In her brief but momentous career, Sylvia Plath rewrote the story that women writers could tell in poetry and, to some extent, in fiction and diaries as well. Writing

avant la lettre

of American feminism, and before Adrienne Rich's feminist awakening, Plath wrote unforgettable poems concerning women's victimization, rage, and rebellion. Having studied Sigmund Freud and James Frazer, she also wrote poems with psychoanalytic and mythic dimensions, the most startling and unsettling such poems of her time. These poems enact loss and grief in such a devastating fashion that one wonders how the reader, much less the author, can survive them. Plath also involved political and social realities in her dramas of disclosure, so that her description of trees (in “Winter Trees”) as being…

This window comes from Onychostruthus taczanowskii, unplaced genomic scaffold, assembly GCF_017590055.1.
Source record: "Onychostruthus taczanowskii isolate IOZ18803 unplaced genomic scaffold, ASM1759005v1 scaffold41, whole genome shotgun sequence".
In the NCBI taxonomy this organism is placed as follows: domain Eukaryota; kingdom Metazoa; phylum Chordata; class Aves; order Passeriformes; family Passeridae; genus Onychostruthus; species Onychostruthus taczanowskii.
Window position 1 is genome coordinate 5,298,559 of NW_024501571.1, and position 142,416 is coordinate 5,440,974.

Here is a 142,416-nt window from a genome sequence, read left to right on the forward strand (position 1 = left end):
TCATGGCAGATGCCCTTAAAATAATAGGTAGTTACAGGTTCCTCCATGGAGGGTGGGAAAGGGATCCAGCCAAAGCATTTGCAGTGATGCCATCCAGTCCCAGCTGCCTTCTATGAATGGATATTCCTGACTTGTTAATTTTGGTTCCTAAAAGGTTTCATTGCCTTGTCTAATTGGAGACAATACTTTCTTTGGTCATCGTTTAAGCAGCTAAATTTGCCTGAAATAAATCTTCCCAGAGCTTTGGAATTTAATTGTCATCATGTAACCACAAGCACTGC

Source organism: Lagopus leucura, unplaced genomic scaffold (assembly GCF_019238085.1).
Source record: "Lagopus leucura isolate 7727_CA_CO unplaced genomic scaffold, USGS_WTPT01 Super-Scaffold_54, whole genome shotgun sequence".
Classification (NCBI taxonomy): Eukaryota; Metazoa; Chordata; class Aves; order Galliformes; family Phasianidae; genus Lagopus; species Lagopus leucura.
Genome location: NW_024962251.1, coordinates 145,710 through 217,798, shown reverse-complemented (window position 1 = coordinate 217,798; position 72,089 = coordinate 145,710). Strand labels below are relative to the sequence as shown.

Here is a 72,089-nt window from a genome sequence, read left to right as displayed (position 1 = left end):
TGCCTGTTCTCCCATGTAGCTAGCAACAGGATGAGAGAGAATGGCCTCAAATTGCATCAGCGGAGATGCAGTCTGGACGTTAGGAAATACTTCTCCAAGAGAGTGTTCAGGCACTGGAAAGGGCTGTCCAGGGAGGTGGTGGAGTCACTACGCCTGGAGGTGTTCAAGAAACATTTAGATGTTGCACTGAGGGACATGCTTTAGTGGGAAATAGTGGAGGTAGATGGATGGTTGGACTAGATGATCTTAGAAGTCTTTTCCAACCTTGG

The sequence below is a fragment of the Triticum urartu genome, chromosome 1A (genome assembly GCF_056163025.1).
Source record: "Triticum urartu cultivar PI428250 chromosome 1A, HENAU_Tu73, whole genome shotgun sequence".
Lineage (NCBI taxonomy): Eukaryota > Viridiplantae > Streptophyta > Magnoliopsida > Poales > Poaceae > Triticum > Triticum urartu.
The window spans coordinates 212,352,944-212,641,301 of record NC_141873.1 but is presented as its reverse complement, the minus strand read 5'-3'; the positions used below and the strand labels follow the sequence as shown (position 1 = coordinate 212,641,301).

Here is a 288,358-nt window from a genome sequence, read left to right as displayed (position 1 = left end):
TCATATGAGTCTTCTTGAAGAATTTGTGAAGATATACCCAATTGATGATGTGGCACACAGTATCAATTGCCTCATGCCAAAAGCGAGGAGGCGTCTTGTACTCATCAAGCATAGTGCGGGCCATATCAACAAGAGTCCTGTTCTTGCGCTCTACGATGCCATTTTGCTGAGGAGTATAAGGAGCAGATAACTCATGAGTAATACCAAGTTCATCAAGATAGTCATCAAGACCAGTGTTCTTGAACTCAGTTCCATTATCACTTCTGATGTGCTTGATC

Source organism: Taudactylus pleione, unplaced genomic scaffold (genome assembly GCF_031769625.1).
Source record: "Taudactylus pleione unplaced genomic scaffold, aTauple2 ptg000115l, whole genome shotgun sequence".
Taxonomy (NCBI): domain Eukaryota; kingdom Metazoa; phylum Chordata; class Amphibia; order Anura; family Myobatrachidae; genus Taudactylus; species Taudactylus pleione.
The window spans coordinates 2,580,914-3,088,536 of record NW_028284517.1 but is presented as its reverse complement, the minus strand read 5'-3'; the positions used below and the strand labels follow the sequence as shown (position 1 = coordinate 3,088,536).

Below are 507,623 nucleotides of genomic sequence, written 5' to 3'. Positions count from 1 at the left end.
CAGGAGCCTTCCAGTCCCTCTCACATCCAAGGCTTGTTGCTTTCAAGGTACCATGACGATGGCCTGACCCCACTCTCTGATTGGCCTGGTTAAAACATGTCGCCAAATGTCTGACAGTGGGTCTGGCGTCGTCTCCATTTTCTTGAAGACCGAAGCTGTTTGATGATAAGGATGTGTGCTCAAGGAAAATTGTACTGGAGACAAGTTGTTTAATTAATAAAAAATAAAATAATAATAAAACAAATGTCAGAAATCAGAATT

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Citation: Axelrod, Steven. "Sylvia Plath". The Literary Encyclopedia. First published 17 September 2003 [, accessed 14 April 2024.]

3579 Sylvia Plath 1 Historical context notes are intended to give basic and preliminary information on a topic. In some cases they will be expanded into longer entries as the Literary Encyclopedia evolves.

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